Texting while driving is indisputably dangerous. So is shopping while driving, snapping a selfie while driving and posting to Facebook while driving.

For that matter, so is burying your face in a streaming music app and trying to select the next song while driving.

The difference is, only one of those actions is illegal in Maine, and the fact they all look the same to someone outside the car makes it near impossible for police to enforce.

The Legislature and Gov. Mills should change that by finally updating Maine’s eight-year-old distracted-driving law. Each of the actions listed above takes away from a driver’s focus and makes Maine roads less safe – and they should be treated that way under the law.

L.D. 165, from state Sen. Bill Diamond, D-Windham, the sponsor of Maine’s original distracted-driving law, would do just that.

The bill would ban drivers, who already cannot text, from using any hand-held device. You could operate smartphone apps or make a call using hands-free technology. You could even mount the phone on your dash and manipulate it with your finger, just as you do with the radio.

But you couldn’t use the phone while holding it in your hand for any reason save an emergency.

These same prohibitions are already in place for drivers under 18; L.D. 165 would extend them to all motorists. A similar bill passed the House and Senate in the last Legislature, but could not overcome a veto by then-Gov. Paul LePage.

Now lawmakers have a chance to correct that mistake.

Distracted driving is rampant. A 2017 survey by AAA found that nearly half of respondents said they’d read a text or email while driving in the last month; one-third said they’d written one or the other.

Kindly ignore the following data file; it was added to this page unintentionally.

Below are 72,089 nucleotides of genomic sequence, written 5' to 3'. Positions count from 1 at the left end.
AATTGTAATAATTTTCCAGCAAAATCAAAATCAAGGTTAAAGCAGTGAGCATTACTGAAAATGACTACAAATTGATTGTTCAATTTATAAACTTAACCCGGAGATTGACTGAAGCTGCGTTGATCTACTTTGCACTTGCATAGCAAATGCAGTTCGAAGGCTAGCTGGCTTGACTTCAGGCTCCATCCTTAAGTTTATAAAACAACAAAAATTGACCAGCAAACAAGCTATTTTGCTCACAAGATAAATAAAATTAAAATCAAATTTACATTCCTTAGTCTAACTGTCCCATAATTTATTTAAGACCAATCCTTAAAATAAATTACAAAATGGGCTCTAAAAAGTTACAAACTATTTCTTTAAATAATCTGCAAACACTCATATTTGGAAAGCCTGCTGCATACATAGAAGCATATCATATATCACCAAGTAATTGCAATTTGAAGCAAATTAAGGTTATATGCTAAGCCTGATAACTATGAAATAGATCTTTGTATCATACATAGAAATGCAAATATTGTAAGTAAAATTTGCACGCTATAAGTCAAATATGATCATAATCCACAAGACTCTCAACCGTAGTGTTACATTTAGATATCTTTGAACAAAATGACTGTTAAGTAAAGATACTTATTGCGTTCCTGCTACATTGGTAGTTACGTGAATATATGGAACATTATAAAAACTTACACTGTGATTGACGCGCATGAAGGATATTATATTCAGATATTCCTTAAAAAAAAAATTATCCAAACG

The Maine Department of Public Safety said distraction is a factor in up to 40 percent of the 35,000 crashes each year. The department also said distraction was a contributing factor in making 2017 the deadliest year on Maine roads in a decade.

It’s easy to see why – a lot can happen while a driver’s eyes are on their phone. In the five seconds it takes to check a text or refresh Facebook, a car can travel the length of a football field.

Police would like to crack down on the practice, but only texting while driving is illegal now, and it’s hard to tell the difference between when someone is texting or, say, scrolling through Twitter. The hand-held-device ban would erase the distinction in law between those acts, and allow police to treat most distracting practices the same.

Such a law won’t end distracted driving, of course. The police can’t be everywhere, and studies have shown hands-free devices to be just as distracting as hand-held ones.

There is likely little appetite for a universal ban on using cellphones while driving, so Diamond’s bill represents the best chance to make immediate gains in road safety.

Its passage should bring enforcement and public information efforts of the kind that have reduced cellphone use and texting while driving in other areas. Such initiatives cut texting while driving in Syracuse, New York, by 32 percent and in Hartford, Connecticut, by 72 percent, according to the National Highway Traffic Safety Administration.

And in cases like these, laws go only so far. Ultimately, the goal is to change behavior by changing public perception.

Just as smoking, drinking and driving, and driving without a seat belt declined steeply after they become publicly unacceptable, so too can distracted driving.